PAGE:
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Why a points-based system is not a good fit for the UK
11 July 2019
The idea of an “Australian-style points-based” immigration system crops up perennially in the UK debate, and this time it’s Boris Johnson’s turn to extol its virtues.
Johnson has recently called for the Migration Advisory Committee (MAC) to “look really properly” at the system for immigration to the UK. You’ll be forgiven if that sounds familiar: a points-based system was one of the key themes of the Leave campaign and was proposed by UKIP at the 2017 election.
But we’ve been here even before the 2016 referendum: Labour proposed a similar system in 2005 and then implemented it in 2008 – and the MAC has already investigated the model plenty of times. In a points-based system points are awarded for example for having English language skills, being of a certain age, being sponsored by a company or meeting a salary threshold.
Points-based systems are a useful way of attracting interest and provide an initial test of the eligibility of migrants but are a flawed way of managing immigration. The Australian government itself concluded that the system doesn’t work as hoped and has been regularly tweaking it ever since.
Employers have been critical as the system is not responsive enough to changes in demand in the labour market or their needs and can be cumbersome and bureaucratic to navigate, requiring businesses to sift through this pool of migrants which often leads to unemployment of highly skilled migrants as well as underemployment.
In Australia, some 13.5% of recently arrived immigrants who had applied from overseas under the points-based system were unemployed in 2013, while Britain’s failed experiment with Tier 1 visas led to 30% of the most skilled migrants working in low-skill occupations. Points-based systems tend to produce an oversupply of highly skilled workers, meaning a separate system to provide for the right levels of medium and lower skilled workers would still be needed.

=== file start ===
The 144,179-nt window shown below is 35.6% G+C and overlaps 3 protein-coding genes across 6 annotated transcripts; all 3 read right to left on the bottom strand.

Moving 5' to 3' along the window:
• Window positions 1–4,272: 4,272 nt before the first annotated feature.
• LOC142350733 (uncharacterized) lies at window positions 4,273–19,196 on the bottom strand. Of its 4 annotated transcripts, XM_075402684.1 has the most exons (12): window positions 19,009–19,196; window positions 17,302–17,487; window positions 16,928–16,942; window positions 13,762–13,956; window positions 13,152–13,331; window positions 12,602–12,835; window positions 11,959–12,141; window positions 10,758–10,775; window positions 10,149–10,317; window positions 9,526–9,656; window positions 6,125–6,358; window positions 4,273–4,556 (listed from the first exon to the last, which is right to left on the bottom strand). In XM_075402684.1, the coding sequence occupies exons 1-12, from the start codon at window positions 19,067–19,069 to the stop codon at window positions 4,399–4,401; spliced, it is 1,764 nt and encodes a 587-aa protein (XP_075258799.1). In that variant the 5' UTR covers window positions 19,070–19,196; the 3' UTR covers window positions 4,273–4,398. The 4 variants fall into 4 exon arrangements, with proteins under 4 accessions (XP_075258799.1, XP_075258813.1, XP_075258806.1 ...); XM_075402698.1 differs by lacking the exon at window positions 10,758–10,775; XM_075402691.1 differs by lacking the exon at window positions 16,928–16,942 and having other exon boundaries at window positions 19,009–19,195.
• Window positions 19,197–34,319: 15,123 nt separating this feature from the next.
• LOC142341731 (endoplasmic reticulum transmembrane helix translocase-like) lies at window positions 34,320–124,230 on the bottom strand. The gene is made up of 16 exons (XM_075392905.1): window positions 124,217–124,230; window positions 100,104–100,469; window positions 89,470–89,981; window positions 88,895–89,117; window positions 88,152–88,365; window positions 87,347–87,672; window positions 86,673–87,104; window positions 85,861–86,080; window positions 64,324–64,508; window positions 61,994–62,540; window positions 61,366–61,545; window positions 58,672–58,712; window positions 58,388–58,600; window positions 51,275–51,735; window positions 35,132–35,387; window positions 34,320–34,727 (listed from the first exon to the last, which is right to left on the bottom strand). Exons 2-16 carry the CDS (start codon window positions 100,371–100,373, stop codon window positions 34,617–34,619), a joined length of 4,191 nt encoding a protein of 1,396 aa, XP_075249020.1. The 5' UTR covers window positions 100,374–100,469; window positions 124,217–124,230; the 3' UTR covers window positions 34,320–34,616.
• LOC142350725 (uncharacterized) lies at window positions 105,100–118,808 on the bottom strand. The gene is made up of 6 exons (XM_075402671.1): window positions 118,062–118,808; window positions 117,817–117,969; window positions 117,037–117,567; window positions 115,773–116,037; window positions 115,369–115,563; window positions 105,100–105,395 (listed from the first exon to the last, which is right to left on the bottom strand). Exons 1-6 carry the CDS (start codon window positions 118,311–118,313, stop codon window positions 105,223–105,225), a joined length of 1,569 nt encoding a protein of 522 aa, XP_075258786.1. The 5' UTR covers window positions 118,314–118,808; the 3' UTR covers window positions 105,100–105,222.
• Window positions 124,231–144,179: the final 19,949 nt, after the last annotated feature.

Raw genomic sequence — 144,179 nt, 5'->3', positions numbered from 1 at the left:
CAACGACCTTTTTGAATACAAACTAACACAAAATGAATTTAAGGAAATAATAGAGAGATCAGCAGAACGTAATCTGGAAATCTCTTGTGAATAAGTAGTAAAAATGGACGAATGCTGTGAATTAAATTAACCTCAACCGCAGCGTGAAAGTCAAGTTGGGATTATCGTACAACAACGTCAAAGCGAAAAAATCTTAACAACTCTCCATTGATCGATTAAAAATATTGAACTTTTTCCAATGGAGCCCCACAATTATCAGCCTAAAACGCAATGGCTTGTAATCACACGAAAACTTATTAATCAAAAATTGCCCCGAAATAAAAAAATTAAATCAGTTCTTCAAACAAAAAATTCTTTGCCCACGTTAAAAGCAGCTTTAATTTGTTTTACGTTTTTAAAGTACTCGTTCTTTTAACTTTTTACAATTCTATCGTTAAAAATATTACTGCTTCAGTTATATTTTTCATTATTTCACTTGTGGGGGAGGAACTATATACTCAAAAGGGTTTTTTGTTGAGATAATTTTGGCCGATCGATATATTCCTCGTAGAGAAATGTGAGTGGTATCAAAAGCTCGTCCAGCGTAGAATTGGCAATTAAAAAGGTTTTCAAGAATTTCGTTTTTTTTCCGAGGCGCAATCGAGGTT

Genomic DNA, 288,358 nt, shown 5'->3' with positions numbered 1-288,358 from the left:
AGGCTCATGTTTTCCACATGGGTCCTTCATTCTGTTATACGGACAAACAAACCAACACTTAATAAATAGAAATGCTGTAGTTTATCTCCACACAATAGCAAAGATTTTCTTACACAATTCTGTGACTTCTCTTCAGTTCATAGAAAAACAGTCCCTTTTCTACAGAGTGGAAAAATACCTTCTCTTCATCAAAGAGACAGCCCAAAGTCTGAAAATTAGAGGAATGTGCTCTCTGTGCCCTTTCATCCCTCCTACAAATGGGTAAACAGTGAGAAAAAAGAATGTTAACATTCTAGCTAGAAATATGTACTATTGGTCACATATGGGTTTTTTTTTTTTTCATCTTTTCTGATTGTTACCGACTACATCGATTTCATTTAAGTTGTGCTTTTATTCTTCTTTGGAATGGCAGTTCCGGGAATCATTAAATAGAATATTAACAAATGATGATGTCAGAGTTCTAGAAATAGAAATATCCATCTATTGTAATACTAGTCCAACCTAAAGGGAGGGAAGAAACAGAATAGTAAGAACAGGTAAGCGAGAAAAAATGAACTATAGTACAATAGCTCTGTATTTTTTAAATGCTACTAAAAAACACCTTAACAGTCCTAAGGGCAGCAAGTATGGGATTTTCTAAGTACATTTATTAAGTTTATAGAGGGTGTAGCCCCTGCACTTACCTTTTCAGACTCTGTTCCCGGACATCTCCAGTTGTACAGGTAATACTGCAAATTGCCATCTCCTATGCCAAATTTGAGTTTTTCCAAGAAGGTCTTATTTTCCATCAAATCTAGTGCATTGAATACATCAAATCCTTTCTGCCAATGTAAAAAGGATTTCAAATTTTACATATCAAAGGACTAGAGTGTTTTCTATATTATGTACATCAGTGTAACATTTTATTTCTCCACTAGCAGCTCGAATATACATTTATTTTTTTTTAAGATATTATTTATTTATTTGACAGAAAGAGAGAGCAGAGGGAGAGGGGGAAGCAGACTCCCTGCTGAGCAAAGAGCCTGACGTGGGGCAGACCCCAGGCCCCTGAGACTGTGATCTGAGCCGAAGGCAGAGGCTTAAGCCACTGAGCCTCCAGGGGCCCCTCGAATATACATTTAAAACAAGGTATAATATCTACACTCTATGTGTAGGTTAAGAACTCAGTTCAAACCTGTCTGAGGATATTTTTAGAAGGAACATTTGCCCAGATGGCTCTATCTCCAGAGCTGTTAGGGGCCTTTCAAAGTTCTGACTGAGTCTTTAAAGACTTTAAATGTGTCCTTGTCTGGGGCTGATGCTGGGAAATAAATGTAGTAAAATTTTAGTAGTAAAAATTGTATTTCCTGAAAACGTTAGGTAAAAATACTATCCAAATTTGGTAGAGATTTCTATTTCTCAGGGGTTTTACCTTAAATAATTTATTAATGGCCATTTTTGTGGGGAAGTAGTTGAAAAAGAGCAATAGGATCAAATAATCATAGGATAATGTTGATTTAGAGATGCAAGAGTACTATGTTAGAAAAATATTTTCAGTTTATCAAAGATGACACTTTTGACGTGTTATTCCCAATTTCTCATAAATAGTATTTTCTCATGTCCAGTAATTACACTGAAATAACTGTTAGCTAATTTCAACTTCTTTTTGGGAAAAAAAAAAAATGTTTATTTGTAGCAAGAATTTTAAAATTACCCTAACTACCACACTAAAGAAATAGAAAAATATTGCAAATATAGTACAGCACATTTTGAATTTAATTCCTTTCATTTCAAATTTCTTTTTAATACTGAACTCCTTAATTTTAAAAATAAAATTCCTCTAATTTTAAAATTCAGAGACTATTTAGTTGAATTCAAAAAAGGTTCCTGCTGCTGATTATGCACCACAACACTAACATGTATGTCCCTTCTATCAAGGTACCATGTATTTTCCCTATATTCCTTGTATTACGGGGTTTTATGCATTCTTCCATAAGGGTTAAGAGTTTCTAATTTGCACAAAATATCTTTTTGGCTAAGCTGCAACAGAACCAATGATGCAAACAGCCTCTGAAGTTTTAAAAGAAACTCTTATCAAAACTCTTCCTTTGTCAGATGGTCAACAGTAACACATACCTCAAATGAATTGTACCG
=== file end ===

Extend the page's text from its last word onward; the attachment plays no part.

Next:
The UK currently awards migrants points under the Tier 2 skilled worker visa, and it’s unclear how a proposed system would differ – but references to the Australian system could mean a substantial shift towards a much more open immigration set up with the main goal to boost immigration; Australia has around double the share of foreign-born residents of the UK.
Businesses would welcome this shift to a more open-minded approach to immigration as they have made clear that they have been struggling with increasing skills and labour gaps.
There are lots of ways to improve the current points-based system and make it work for both employers and employees, responding to their economic needs. Our #GlobalBritain report suggested three key areas for improvement.
Firstly, the current salary threshold of barring any immigrant who would earn under £30,000 needs to be lowered to around £20,000, in line with the London Living Wage and the proposed skills threshold. The current arbitrarily high figure excludes migrants such as nurses, web designers and civil engineers whose skills are in high demand.
Next, to attract and retain the best and brightest the government should bring back the two-year post-study work visa to ensure Britain can retain highly qualified migrants and profit from their skills.
Finally, the government should commit to reviewing business visitor visas to allow freelancers and other speciality skills to work in Britain on short contracts, while ensuring that the new temporary work route is designed in a way that it works for employees and employers and does not lead to less integration of migrants and possible exploitation.
Businesses are increasingly investing in training and homegrown talent to address the growing skills gaps, but it will never be enough to prevent the cliff-edge that Brexit – particularly a no-deal Brexit – poses to the UK labour market.
As we prepare to leave the EU it is vital that we put in place an immigration system that will continue to make the UK attractive to talent from around the world, as well as investing domestically to boost Britain’s skills, ensuring that the economy remains at #FullStrength.
Australia has given us many wonderful things, from Neighbours to Kylie and the Great Barrier Reef, but a points-based immigration system isn’t one of them.
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